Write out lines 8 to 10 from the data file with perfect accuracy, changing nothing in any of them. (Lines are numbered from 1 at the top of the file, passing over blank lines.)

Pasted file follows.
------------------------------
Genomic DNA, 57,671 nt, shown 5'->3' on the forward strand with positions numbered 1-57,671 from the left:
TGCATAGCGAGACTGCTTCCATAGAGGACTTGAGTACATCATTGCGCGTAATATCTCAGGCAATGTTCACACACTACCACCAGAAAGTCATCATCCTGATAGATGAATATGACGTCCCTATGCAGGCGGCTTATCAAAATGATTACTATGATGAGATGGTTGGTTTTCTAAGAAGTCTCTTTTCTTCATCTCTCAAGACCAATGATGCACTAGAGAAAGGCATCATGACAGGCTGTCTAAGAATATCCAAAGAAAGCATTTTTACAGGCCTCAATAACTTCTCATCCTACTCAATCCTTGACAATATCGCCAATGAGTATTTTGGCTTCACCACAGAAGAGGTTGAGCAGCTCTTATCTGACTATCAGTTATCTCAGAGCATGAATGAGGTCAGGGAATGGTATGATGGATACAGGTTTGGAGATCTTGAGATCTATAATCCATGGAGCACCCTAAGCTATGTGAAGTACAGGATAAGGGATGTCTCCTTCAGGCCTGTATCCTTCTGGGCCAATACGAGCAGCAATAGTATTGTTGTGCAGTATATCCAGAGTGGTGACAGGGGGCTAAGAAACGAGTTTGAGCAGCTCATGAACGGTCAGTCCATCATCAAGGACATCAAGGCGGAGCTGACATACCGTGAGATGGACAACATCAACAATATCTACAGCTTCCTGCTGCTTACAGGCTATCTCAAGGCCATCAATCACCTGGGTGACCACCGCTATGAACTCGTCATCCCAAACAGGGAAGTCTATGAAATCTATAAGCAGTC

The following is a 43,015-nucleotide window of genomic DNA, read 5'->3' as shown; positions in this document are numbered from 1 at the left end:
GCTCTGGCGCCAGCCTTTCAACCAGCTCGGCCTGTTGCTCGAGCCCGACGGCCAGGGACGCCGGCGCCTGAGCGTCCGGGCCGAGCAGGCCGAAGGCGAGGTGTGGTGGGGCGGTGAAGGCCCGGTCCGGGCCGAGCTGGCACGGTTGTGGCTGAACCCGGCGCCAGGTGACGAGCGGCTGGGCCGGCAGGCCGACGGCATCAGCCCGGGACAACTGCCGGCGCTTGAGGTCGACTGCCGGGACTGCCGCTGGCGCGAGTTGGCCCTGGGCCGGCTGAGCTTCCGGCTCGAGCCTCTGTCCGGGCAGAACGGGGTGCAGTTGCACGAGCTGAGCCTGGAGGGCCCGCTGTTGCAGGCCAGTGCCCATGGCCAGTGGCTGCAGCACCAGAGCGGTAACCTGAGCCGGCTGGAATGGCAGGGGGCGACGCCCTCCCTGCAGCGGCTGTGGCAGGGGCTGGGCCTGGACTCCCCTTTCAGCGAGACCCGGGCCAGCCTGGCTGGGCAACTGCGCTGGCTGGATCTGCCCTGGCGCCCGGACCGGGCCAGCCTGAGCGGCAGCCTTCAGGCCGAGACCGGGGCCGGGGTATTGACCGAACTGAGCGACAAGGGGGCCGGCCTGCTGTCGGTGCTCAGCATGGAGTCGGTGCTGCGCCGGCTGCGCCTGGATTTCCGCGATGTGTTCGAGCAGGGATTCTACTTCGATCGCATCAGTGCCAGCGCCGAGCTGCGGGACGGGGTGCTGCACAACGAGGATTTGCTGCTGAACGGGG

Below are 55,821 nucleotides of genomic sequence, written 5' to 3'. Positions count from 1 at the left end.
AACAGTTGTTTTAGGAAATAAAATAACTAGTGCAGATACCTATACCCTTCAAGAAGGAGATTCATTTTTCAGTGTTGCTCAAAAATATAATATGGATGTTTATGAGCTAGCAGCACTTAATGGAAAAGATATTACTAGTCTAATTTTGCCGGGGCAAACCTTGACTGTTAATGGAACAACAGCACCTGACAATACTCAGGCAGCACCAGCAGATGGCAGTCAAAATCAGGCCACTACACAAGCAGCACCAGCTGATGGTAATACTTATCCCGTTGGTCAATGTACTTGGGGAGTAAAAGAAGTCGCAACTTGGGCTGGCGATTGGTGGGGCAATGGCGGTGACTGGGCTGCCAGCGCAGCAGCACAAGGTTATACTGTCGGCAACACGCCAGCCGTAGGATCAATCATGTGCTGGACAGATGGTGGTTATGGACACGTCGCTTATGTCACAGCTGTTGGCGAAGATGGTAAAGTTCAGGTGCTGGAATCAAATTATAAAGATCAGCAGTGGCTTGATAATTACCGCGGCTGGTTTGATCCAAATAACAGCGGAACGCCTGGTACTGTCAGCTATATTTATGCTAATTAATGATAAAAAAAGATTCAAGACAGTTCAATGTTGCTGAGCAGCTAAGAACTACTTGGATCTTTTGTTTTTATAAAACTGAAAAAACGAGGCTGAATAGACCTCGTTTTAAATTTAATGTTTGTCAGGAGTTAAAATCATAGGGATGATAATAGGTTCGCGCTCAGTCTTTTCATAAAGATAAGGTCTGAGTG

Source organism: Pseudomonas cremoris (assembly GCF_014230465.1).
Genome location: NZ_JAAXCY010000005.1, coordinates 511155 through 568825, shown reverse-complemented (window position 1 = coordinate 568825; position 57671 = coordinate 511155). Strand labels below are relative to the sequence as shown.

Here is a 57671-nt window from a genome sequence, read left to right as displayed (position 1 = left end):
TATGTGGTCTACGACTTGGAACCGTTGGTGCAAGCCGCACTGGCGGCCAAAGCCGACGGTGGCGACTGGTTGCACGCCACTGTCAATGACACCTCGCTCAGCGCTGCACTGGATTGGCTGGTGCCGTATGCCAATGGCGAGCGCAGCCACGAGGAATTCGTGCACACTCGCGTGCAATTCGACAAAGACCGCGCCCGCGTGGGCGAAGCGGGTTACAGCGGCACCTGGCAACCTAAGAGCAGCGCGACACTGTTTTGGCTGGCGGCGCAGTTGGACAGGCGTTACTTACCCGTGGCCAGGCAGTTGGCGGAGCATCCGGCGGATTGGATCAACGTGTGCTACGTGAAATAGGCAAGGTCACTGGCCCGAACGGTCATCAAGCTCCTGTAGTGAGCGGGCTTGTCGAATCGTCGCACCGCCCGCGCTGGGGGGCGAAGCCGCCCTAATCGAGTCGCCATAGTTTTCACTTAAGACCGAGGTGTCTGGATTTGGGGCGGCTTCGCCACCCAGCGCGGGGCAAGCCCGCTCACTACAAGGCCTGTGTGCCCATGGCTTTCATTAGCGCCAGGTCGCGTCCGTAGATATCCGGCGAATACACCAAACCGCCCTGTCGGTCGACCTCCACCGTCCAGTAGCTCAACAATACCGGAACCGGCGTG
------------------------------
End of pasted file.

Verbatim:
Genome location: NZ_JAAXCY010000005.1, coordinates 511155 through 568825, shown reverse-complemented (window position 1 = coordinate 568825; position 57671 = coordinate 511155). Strand labels below are relative to the sequence as shown.

Here is a 57671-nt window from a genome sequence, read left to right as displayed (position 1 = left end):
TATGTGGTCTACGACTTGGAACCGTTGGTGCAAGCCGCACTGGCGGCCAAAGCCGACGGTGGCGACTGGTTGCACGCCACTGTCAATGACACCTCGCTCAGCGCTGCACTGGATTGGCTGGTGCCGTATGCCAATGGCGAGCGCAGCCACGAGGAATTCGTGCACACTCGCGTGCAATTCGACAAAGACCGCGCCCGCGTGGGCGAAGCGGGTTACAGCGGCACCTGGCAACCTAAGAGCAGCGCGACACTGTTTTGGCTGGCGGCGCAGTTGGACAGGCGTTACTTACCCGTGGCCAGGCAGTTGGCGGAGCATCCGGCGGATTGGATCAACGTGTGCTACGTGAAATAGGCAAGGTCACTGGCCCGAACGGTCATCAAGCTCCTGTAGTGAGCGGGCTTGTCGAATCGTCGCACCGCCCGCGCTGGGGGGCGAAGCCGCCCTAATCGAGTCGCCATAGTTTTCACTTAAGACCGAGGTGTCTGGATTTGGGGCGGCTTCGCCACCCAGCGCGGGGCAAGCCCGCTCACTACAAGGCCTGTGTGCCCATGGCTTTCATTAGCGCCAGGTCGCGTCCGTAGATATCCGGCGAATACACCAAACCGCCCTGTCGGTCGACCTCCACCGTCCAGTAGCTCAACAATACCGGAACCGGCGTG